The city boundary surrounds the country of Vatican City, and is thus called the capital of two states. The historical centre has been designated as a World Heritage site by UNESCO.
7. Public Transport in Rome
The Leonardo da Vinci international airport serves as the chief airport of Italy, and is well connected by railways to the entire city. Rome’s main railway station is the largest in the country as well as the busiest. The city has an urban transport network with buses, trams, metro and commuter rail, connecting the whole city. To minimise pollution, the city authorities have also made available electric buses for the population.
The Roma Pass allows you to make use of all the public transport in the city and can be purchased online.
Pollution in Rome – The main cause of pollution in the city is the traffic. In December 2015, air quality in many cities like Milan, Beijing and Rome had reached dangerous levels.. The local authorities put a 3 day odd-even policy on motor vehicles to help stabilize and improve the air quality. The PM2.5 levels fluctuate around 30’s in comparison to Beijing’s 70.
8. Weather of Rome
Rome has a Mediterranean-Temperate climate with dry-hot summers and cool winters. the coldest month is January with an average temperature of 12°C and lowest dipping to 3°C. July is the hottest month with temperatures soaring on an average to 30°C.
Summer: July to August. Average high: 30°C. Average low: 18°C
Autumn: October to November. Average high: 17°C. Average low: 9°C
Winter: December to February – Average high: 12°C. Average low: 3°C
Spring: March to May – Average high: 18°C. Average low: 8°C
The city’s annual precipitation is about 110mm.
9. Culture of Rome
The city today is spirited, intense and dynamic, and has been nicknamed the ‘capital of the world’ because of it’s rich history. The city is a major artistic centre with an impressive collection of sculptures, mosaics, paintings and frescos from different periods of time. With modern art institutes and galleries as well as a lively theatre scene, this city has it all. Rome is also a major fashion centre and is recognized as one of the fashion capitals of the world. The city is also home to an important studio (Cinecittà) in the whole of Europe, engaged in modern cinema and creating masterpieces.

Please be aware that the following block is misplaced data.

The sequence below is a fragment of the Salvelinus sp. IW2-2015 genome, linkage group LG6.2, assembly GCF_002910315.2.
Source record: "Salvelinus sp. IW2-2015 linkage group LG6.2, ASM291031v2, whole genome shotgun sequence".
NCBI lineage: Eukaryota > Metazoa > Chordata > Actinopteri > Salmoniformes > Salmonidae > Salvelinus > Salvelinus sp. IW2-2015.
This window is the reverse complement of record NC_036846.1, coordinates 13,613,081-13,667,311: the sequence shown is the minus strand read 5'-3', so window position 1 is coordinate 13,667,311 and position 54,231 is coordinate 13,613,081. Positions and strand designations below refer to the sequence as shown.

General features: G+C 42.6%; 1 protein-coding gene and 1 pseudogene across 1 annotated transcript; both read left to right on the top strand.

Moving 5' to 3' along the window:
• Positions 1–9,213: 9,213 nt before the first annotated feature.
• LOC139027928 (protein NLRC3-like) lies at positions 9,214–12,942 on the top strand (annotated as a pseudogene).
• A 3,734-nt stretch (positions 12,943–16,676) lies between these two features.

10. Places to visit in Rome
Things to do in Rome: Visit the Colosseum, Pantheon, Trevi Fountain, Roman Forum, Piazza Navona, St. Peters Basilica, Pyramid of Cestius, and the many many churches of the city. Sit on the spanish steps, admire the grand architecture of the old times and just breathe in this iconic city.
Things to do for Kids in Rome: Your kids are in for a treat, have a live one-on-one experience fighting gladiators in a two hour training session that can be enjoyed by your whole family. After this, duck into a make your own pizza place where you’ll be taught by a real pizzaiolo and later explore taste-testing gelaterias to have as much ice cream as you or they want.
Museums and Galleries: The Museum on Palatine Hill, Castel Sant’Angelo, the Vatican Museums, Capitoline Museums, Ara Pacis, National Roman Museum, Palazzo Valentini and Quirinal Palace, all display the magnificent and diverse art and architecture of this historic city.
Places Nearby: Bagnoregio, half a day’s journey away from Rome is a scenic treasure, with poignant charm and beautiful backdrop. Spoleto is another stirring destination with a dramatic view about 100kms from the city.
Offbeat places: The city does not lack in unusual sights and destination, some of these quirky places are not as popular but they’re amazing nonetheless; There are the Purgatory Museum, The Catacombs of Rome and ghost tours to name a few.
Author’s Conclusion: This incredible, majestic city is like no other; getting lost here would be an adventure on its own, there is so much to explore, you’d feel short of time. Rome truly is everlasting.
|Currency||Euro (EUR) (1€ = 1.11 USD as of 20th February 2016)|
|Time Zone||Central European Time (UTC +1)|
|Driving||Right Hand Traffic, Left Hand Drive|
|Helpline||Police – 112; Emergency – 113; Fire – 115; Ambulance – 118|
Don’t forget to PROMOTE your Incredible Rome using the Share buttons.